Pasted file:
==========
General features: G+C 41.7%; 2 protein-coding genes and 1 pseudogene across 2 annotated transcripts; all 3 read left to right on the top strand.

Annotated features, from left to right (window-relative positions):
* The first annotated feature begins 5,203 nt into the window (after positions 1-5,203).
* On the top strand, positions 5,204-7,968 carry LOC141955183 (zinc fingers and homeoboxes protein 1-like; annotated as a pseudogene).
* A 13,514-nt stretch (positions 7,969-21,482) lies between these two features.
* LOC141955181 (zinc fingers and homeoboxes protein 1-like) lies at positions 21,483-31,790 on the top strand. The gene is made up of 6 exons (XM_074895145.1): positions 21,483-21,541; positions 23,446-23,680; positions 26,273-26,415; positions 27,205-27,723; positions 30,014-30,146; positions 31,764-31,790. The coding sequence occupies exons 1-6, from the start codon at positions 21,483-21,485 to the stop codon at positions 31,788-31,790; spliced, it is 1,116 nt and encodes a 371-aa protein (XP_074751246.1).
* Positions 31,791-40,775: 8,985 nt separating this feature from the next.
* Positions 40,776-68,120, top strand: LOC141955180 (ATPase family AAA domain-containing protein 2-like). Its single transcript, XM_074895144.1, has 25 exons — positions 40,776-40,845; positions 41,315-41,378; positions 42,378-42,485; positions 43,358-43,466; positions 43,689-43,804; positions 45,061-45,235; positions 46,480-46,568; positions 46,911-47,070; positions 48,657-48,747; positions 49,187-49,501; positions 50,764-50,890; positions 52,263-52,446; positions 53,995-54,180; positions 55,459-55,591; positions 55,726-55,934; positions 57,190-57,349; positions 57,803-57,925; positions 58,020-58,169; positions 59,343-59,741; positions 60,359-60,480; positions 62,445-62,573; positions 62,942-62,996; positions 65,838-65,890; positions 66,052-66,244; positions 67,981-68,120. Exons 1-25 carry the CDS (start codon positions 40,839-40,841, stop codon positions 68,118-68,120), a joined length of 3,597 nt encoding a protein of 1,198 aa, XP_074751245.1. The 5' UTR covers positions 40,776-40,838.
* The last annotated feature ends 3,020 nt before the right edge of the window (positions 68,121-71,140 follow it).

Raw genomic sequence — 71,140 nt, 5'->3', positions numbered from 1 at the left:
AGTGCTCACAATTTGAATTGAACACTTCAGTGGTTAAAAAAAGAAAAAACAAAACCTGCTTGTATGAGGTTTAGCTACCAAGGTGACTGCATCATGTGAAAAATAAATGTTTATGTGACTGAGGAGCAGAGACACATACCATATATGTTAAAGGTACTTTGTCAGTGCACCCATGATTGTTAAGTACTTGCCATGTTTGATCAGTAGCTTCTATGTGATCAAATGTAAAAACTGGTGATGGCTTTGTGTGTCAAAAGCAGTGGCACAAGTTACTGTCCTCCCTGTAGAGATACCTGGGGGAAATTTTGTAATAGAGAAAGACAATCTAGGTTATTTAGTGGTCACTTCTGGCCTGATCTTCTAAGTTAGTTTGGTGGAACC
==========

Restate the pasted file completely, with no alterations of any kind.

General features: G+C 41.7%; 2 protein-coding genes and 1 pseudogene across 2 annotated transcripts; all 3 read left to right on the top strand.

Annotated features, from left to right (window-relative positions):
* The first annotated feature begins 5,203 nt into the window (after positions 1-5,203).
* On the top strand, positions 5,204-7,968 carry LOC141955183 (zinc fingers and homeoboxes protein 1-like; annotated as a pseudogene).
* A 13,514-nt stretch (positions 7,969-21,482) lies between these two features.
* LOC141955181 (zinc fingers and homeoboxes protein 1-like) lies at positions 21,483-31,790 on the top strand. The gene is made up of 6 exons (XM_074895145.1): positions 21,483-21,541; positions 23,446-23,680; positions 26,273-26,415; positions 27,205-27,723; positions 30,014-30,146; positions 31,764-31,790. The coding sequence occupies exons 1-6, from the start codon at positions 21,483-21,485 to the stop codon at positions 31,788-31,790; spliced, it is 1,116 nt and encodes a 371-aa protein (XP_074751246.1).
* Positions 31,791-40,775: 8,985 nt separating this feature from the next.
* Positions 40,776-68,120, top strand: LOC141955180 (ATPase family AAA domain-containing protein 2-like). Its single transcript, XM_074895144.1, has 25 exons — positions 40,776-40,845; positions 41,315-41,378; positions 42,378-42,485; positions 43,358-43,466; positions 43,689-43,804; positions 45,061-45,235; positions 46,480-46,568; positions 46,911-47,070; positions 48,657-48,747; positions 49,187-49,501; positions 50,764-50,890; positions 52,263-52,446; positions 53,995-54,180; positions 55,459-55,591; positions 55,726-55,934; positions 57,190-57,349; positions 57,803-57,925; positions 58,020-58,169; positions 59,343-59,741; positions 60,359-60,480; positions 62,445-62,573; positions 62,942-62,996; positions 65,838-65,890; positions 66,052-66,244; positions 67,981-68,120. Exons 1-25 carry the CDS (start codon positions 40,839-40,841, stop codon positions 68,118-68,120), a joined length of 3,597 nt encoding a protein of 1,198 aa, XP_074751245.1. The 5' UTR covers positions 40,776-40,838.
* The last annotated feature ends 3,020 nt before the right edge of the window (positions 68,121-71,140 follow it).

Raw genomic sequence — 71,140 nt, 5'->3', positions numbered from 1 at the left:
AGTGCTCACAATTTGAATTGAACACTTCAGTGGTTAAAAAAAGAAAAAACAAAACCTGCTTGTATGAGGTTTAGCTACCAAGGTGACTGCATCATGTGAAAAATAAATGTTTATGTGACTGAGGAGCAGAGACACATACCATATATGTTAAAGGTACTTTGTCAGTGCACCCATGATTGTTAAGTACTTGCCATGTTTGATCAGTAGCTTCTATGTGATCAAATGTAAAAACTGGTGATGGCTTTGTGTGTCAAAAGCAGTGGCACAAGTTACTGTCCTCCCTGTAGAGATACCTGGGGGAAATTTTGTAATAGAGAAAGACAATCTAGGTTATTTAGTGGTCACTTCTGGCCTGATCTTCTAAGTTAGTTTGGTGGAACC